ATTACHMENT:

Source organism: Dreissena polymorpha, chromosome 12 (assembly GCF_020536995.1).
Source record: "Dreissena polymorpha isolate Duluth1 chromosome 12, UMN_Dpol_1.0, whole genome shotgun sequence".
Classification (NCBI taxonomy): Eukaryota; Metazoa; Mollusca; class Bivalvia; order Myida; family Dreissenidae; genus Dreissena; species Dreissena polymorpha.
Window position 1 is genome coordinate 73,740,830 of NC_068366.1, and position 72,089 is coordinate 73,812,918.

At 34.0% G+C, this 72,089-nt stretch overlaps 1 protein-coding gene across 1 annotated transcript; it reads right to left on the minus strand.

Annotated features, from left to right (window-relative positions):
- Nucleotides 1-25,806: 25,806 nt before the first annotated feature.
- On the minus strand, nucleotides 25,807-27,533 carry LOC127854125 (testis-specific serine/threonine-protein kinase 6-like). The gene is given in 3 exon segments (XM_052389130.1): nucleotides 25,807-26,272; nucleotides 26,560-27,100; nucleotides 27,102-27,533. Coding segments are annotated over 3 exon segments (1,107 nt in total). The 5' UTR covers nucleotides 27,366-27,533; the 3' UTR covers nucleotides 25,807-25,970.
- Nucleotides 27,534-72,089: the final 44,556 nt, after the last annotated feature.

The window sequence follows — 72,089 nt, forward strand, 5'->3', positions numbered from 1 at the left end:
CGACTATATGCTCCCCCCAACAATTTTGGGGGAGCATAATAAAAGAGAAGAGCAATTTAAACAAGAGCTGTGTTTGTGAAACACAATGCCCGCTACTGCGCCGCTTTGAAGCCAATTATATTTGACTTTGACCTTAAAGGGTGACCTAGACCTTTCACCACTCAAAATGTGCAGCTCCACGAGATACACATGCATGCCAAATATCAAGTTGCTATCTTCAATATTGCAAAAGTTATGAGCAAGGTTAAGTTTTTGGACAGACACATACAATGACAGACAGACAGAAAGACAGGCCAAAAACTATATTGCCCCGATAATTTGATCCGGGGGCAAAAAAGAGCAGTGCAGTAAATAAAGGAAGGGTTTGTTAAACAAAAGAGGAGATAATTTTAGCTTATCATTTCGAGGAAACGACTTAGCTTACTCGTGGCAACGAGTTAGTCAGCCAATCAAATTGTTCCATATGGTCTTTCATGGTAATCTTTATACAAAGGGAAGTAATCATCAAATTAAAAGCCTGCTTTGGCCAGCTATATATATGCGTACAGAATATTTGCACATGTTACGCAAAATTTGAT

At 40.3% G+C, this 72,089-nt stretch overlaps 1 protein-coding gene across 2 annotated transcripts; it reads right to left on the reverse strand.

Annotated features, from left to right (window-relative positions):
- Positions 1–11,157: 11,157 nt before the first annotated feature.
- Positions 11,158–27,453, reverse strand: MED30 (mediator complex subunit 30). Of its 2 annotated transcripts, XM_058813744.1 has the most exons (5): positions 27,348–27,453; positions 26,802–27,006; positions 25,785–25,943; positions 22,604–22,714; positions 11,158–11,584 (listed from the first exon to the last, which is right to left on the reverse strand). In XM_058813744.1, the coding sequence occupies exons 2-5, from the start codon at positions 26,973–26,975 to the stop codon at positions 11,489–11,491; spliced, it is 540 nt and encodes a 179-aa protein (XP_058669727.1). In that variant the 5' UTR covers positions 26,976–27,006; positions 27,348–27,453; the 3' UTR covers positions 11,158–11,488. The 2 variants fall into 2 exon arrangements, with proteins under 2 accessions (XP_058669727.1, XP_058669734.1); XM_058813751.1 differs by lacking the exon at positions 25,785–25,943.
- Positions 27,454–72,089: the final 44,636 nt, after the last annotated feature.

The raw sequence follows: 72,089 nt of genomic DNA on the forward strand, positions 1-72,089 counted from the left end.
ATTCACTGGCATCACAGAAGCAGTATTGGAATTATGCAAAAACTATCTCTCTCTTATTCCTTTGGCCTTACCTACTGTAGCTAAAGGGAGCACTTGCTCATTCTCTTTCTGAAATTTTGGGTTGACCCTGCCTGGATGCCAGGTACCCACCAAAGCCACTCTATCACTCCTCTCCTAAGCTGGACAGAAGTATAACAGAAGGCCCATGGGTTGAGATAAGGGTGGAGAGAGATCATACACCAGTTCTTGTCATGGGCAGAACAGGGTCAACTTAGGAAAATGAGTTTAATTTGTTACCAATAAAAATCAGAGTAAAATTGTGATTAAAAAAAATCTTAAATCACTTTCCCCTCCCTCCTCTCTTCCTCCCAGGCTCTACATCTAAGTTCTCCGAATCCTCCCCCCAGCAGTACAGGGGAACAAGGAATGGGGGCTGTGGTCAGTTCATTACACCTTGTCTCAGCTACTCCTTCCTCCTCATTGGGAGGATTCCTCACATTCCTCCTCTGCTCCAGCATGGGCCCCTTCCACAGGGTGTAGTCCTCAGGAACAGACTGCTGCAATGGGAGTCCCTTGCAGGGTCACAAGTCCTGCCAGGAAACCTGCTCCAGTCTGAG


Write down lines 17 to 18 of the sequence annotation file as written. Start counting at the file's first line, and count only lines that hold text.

The raw sequence follows: 72,089 nt of genomic DNA on the forward strand, positions 1-72,089 counted from the left end.
ATTCACTGGCATCACAGAAGCAGTATTGGAATTATGCAAAAACTATCTCTCTCTTATTCCTTTGGCCTTACCTACTGTAGCTAAAGGGAGCACTTGCTCATTCTCTTTCTGAAATTTTGGGTTGACCCTGCCTGGATGCCAGGTACCCACCAAAGCCACTCTATCACTCCTCTCCTAAGCTGGACAGAAGTATAACAGAAGGCCCATGGGTTGAGATAAGGGTGGAGAGAGATCATACACCAGTTCTTGTCATGGGCAGAACAGGGTCAACTTAGGAAAATGAGTTTAATTTGTTACCAATAAAAATCAGAGTAAAATTGTGATTAAAAAAAATCTTAAATCACTTTCCCCTCCCTCCTCTCTTCCTCCCAGGCTCTACATCTAAGTTCTCCGAATCCTCCCCCCAGCAGTACAGGGGAACAAGGAATGGGGGCTGTGGTCAGTTCATTACACCTTGTCTCAGCTACTCCTTCCTCCTCATTGGGAGGATTCCTCACATTCCTCCTCTGCTCCAGCATGGGCCCCTTCCACAGGGTGTAGTCCTCAGGAACAGACTGCTGCAATGGGAGTCCCTTGCAGGGTCACAAGTCCTGCCAGGAAACCTGCTCCAGTCTGAG